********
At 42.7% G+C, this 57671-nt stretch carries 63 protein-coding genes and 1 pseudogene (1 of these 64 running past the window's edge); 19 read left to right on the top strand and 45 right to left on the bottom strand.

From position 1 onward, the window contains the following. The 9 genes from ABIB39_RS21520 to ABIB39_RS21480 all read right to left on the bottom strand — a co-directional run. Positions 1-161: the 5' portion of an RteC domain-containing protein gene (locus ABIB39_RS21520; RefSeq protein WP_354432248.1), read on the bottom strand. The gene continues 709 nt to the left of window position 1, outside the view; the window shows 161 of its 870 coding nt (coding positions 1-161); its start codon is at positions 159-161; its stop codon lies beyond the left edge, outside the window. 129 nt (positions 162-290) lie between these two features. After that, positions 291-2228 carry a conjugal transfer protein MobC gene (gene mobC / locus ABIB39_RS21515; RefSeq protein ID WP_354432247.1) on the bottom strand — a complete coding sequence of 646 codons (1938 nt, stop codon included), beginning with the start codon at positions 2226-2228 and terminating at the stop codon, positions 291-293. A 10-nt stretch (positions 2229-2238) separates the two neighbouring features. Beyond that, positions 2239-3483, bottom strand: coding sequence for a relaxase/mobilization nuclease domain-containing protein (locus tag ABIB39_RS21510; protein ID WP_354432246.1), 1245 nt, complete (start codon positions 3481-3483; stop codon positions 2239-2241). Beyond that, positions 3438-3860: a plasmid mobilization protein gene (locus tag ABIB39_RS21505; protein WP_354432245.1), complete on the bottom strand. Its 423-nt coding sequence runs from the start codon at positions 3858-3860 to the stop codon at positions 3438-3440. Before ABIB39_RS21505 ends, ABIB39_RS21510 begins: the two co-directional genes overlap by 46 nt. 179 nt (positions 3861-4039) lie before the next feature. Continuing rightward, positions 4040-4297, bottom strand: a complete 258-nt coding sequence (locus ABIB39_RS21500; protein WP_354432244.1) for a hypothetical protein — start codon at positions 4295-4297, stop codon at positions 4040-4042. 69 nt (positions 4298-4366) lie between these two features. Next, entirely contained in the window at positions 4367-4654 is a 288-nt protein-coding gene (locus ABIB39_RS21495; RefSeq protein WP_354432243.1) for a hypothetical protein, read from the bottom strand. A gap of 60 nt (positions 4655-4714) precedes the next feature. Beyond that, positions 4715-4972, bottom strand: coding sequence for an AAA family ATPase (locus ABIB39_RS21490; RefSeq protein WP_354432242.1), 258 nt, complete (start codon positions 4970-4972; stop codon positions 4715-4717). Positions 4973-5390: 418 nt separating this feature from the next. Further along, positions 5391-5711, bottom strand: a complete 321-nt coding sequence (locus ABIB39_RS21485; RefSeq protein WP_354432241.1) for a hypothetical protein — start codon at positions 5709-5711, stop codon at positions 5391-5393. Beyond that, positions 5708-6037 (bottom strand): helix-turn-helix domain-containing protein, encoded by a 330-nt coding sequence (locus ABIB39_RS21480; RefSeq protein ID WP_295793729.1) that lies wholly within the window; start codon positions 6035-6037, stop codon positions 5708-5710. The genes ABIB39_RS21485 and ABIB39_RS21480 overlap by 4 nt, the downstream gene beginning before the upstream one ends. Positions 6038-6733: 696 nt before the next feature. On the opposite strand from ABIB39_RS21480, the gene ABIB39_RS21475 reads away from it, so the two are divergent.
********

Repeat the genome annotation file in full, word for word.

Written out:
At 42.7% G+C, this 57671-nt stretch carries 63 protein-coding genes and 1 pseudogene (1 of these 64 running past the window's edge); 19 read left to right on the top strand and 45 right to left on the bottom strand.

From position 1 onward, the window contains the following. The 9 genes from ABIB39_RS21520 to ABIB39_RS21480 all read right to left on the bottom strand — a co-directional run. Positions 1-161: the 5' portion of an RteC domain-containing protein gene (locus ABIB39_RS21520; RefSeq protein WP_354432248.1), read on the bottom strand. The gene continues 709 nt to the left of window position 1, outside the view; the window shows 161 of its 870 coding nt (coding positions 1-161); its start codon is at positions 159-161; its stop codon lies beyond the left edge, outside the window. 129 nt (positions 162-290) lie between these two features. After that, positions 291-2228 carry a conjugal transfer protein MobC gene (gene mobC / locus ABIB39_RS21515; RefSeq protein ID WP_354432247.1) on the bottom strand — a complete coding sequence of 646 codons (1938 nt, stop codon included), beginning with the start codon at positions 2226-2228 and terminating at the stop codon, positions 291-293. A 10-nt stretch (positions 2229-2238) separates the two neighbouring features. Beyond that, positions 2239-3483, bottom strand: coding sequence for a relaxase/mobilization nuclease domain-containing protein (locus tag ABIB39_RS21510; protein ID WP_354432246.1), 1245 nt, complete (start codon positions 3481-3483; stop codon positions 2239-2241). Beyond that, positions 3438-3860: a plasmid mobilization protein gene (locus tag ABIB39_RS21505; protein WP_354432245.1), complete on the bottom strand. Its 423-nt coding sequence runs from the start codon at positions 3858-3860 to the stop codon at positions 3438-3440. Before ABIB39_RS21505 ends, ABIB39_RS21510 begins: the two co-directional genes overlap by 46 nt. 179 nt (positions 3861-4039) lie before the next feature. Continuing rightward, positions 4040-4297, bottom strand: a complete 258-nt coding sequence (locus ABIB39_RS21500; protein WP_354432244.1) for a hypothetical protein — start codon at positions 4295-4297, stop codon at positions 4040-4042. 69 nt (positions 4298-4366) lie between these two features. Next, entirely contained in the window at positions 4367-4654 is a 288-nt protein-coding gene (locus ABIB39_RS21495; RefSeq protein WP_354432243.1) for a hypothetical protein, read from the bottom strand. A gap of 60 nt (positions 4655-4714) precedes the next feature. Beyond that, positions 4715-4972, bottom strand: coding sequence for an AAA family ATPase (locus ABIB39_RS21490; RefSeq protein WP_354432242.1), 258 nt, complete (start codon positions 4970-4972; stop codon positions 4715-4717). Positions 4973-5390: 418 nt separating this feature from the next. Further along, positions 5391-5711, bottom strand: a complete 321-nt coding sequence (locus ABIB39_RS21485; RefSeq protein WP_354432241.1) for a hypothetical protein — start codon at positions 5709-5711, stop codon at positions 5391-5393. Beyond that, positions 5708-6037 (bottom strand): helix-turn-helix domain-containing protein, encoded by a 330-nt coding sequence (locus ABIB39_RS21480; RefSeq protein ID WP_295793729.1) that lies wholly within the window; start codon positions 6035-6037, stop codon positions 5708-5710. The genes ABIB39_RS21485 and ABIB39_RS21480 overlap by 4 nt, the downstream gene beginning before the upstream one ends. Positions 6038-6733: 696 nt before the next feature. On the opposite strand from ABIB39_RS21480, the gene ABIB39_RS21475 reads away from it, so the two are divergent.